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Seattle Mariners Roster Battles: 4 Most Intriguing Spring Position Battles

Davis ZhaoCorrespondent IIMarch 19, 2012

Seattle Mariners Roster Battles: 4 Most Intriguing Spring Position Battles

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    Forget NCAA March Madness, Brackets and Sweet 16s.

    For many Mariners players, this is their own March Madness. They're fighting in spring training for the right to open the season in a coveted roster spot that has several other suitors.

    The thing is, there's only about a week left—less than 200 hours left between now and Opening Day, and the Mariners are running out of time to make a verdict on what their depth chart will look like.

    This, my friends, is Mariners March Madness. There's elation, demotions, broken dreams, unlucky injuries and most importantly of all, the best 25-man roster the Mariners can muster to begin the season.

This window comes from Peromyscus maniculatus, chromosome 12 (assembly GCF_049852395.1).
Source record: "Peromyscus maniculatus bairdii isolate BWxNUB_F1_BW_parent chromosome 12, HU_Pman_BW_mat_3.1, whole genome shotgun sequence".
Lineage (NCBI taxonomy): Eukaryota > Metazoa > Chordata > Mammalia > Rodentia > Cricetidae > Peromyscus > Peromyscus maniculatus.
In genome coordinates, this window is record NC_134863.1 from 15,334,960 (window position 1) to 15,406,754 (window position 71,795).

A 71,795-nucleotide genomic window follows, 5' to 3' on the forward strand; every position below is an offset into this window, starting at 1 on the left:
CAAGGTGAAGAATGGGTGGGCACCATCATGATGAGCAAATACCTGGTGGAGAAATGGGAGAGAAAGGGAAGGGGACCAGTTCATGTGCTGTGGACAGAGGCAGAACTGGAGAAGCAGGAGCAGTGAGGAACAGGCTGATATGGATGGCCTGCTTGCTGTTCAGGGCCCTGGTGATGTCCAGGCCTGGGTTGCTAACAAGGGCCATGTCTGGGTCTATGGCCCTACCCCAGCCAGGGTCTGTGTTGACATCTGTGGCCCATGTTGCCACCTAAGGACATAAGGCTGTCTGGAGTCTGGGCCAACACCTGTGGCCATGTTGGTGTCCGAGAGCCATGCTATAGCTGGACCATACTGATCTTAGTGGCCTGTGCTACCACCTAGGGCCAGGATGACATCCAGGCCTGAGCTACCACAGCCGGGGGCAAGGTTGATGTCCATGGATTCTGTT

Pitching Rotation: No. 4 and No. 5 Spots

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    The No. 1 and No. 2 spots in the starting rotation are essentially clinched by Felix Hernandez and Jason Vargas. I'd also be surprised if Hisashi Iwakuma doesn't break camp as the No. 3 starter, although he hasn't looked stellar in spring training.

    And now, you have two starting spots left in the rotation—with four candidates vying neck-and-neck for those positions. You've got young arms in Hector Noesi, Erasmo Ramirez, and Blake Beavan, but you've also got experienced veteran Kevin Millwood.